Archive for the 'Initial Public Offering' Category

Apr 24 2018

Interesting Facts about Initial Public Offering!

Published by under Initial Public Offering

When does a corporate organization feel pleased with itself? When it has managed to live up to its promise of delivering high-quality goods as well as services to the general public, generating significant revenue in the process! For instance, where the trading community is concerned, any institution, organization or business house putting forward an initial public offering, is doing a great service to them.

 

Maybe a comparison with a cookbook will serve to explain things better. The cookbook (company) lists out all the ingredients needed for the recipe and then details the actual cooking process in a step-by-step manner. The person who collects all the required ingredients (raw material) and puts together a delicious meal (finished product), feels a sense of accomplishment at having managed to satisfy even the most refined palate! The appreciation (revenue) that follows will prompt the cook to prepare even more delectable meals in future!

 

We referred to something called “initial public offering” in the very first paragraph (it is also called IPO). Well, some more details about the IPO are presented below:

 

(1) Whenever some commodity is offered to the entire public, there is always the fear that some individuals or even groups can use it to their own advantage. This can bring a bad reputation to the organization involved. Hence, a process is always set in motion to ensure that the IPO flows smoothly and is well protected.

 

(2) What exactly is a process? It is like an ingredient, something that the organization cannot do without. Therefore, the end-result of the commercial undertaking can only be “success”. A process is very much a part of the finance, trade and business worlds.

 

(3) A process starts out with collection of essential data (inputs) that is required. Then, it proceeds to different methods that can be adopted for these inputs. And finally, the outputs, or what results can be expected from this procedure.

 

(4) Many times, a corporate organization may wish to serve the public, but is not exactly sure of how to go about it. With a process in place, it is able to put together interrelated structural activities that can prove valuable to its clients as well as its shareholders. Of course, the organization itself benefits too!

 

(5) A process is not something that is meant for corporate organizations alone; it is useful for external affairs too, as their applications should be made available to the trading community everywhere. Like stated above, IPO can be taken as an example.

 

(6) Most companies/organizations/institutions require the support of the public to continue in business, especially where funds are concerned. Year after year, production and distribution may increase, new projects may be started, and so on. So the company/organization/institution offers its common shares to the public as an initial sale. Everyone is not expected to purchase those common shares; only those investors who are interested will do so.

 

(7) In contrast to the initially offered shares, there are common shares that are issued late. These are known as a secondary market offering.

 

(8) Like everything else, the process of initial public offering has to follow certain rules and regulations. These are decided by the U.S. Securities and Exchange Commission and the Federal Securities Act of 1993. If the common shares are offered by renowned stock exchanges like NYSE and NASDAQ, they are not affected by state laws. Common shares offered by others are governed by state laws.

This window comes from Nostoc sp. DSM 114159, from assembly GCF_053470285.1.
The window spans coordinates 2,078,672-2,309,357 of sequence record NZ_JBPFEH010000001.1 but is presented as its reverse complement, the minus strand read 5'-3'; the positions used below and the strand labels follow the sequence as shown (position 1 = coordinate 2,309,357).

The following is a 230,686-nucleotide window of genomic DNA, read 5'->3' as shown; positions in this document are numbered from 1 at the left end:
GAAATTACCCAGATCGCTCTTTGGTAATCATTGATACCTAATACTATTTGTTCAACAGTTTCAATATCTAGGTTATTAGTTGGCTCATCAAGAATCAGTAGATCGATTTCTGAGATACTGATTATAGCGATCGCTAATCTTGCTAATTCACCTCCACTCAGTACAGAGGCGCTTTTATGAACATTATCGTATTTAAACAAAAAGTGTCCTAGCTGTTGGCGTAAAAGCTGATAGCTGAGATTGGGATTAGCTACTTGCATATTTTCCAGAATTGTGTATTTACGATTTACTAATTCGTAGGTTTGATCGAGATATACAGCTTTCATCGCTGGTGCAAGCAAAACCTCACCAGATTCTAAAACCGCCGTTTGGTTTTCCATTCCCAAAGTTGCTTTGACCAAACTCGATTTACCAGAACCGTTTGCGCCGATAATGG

(9) There are two steps involved in this process of initial public offering–

 

(a) Before actually offering the common shares to the public, the issuer has to draft out a prospectus. This means a document that relates details concerning the history of the organization, its background, its current financial status, industry environment, what are the services and/or products it is offering, and so on. Approval for the initial public offering is given only after the Securities and Exchange Commission goes through the prospectus and okays it. That is why major law firms are hired by organizations whenever such a draft has to be prepared.

 

(b) In the second step, set prices are placed on the common shares. As soon as the prices are settled, the IPO is entered into a “free riding” period. Some investment banks known as underwriters, are responsible for putting up these common shares for sale. They can be offered in a variety of ways, but each one must be accompanied by a copy of the approved IPO prospectus.

 

(10) There is strict prohibition on any false or misleading statements coming out in public, during the period of sale. The company appoints some executives to handle the initial public offering. So they are liable to face punishment if they make wrong statements in public or there are any omissions seen on the prospectus.

 

Should the underwriters come to know about these misleading statements or omissions related to the initial public offering, and do not go ahead with a proper investigation, they will also be taken to task.

 

CL Kings & Associates is an investment bank and self-clearing broker-dealer founded in 1972. CL King has worked as a Co-Manager for Bond Offering, Subordinated Notes Offering, Notes Offering and many more for the reputed firms such as Citigroup, Walmart, AT&T’s etc. We transact directly in the capital markets on behalf of corporations through our Corporate Services business focused on share repurchase and continuous share offerings.

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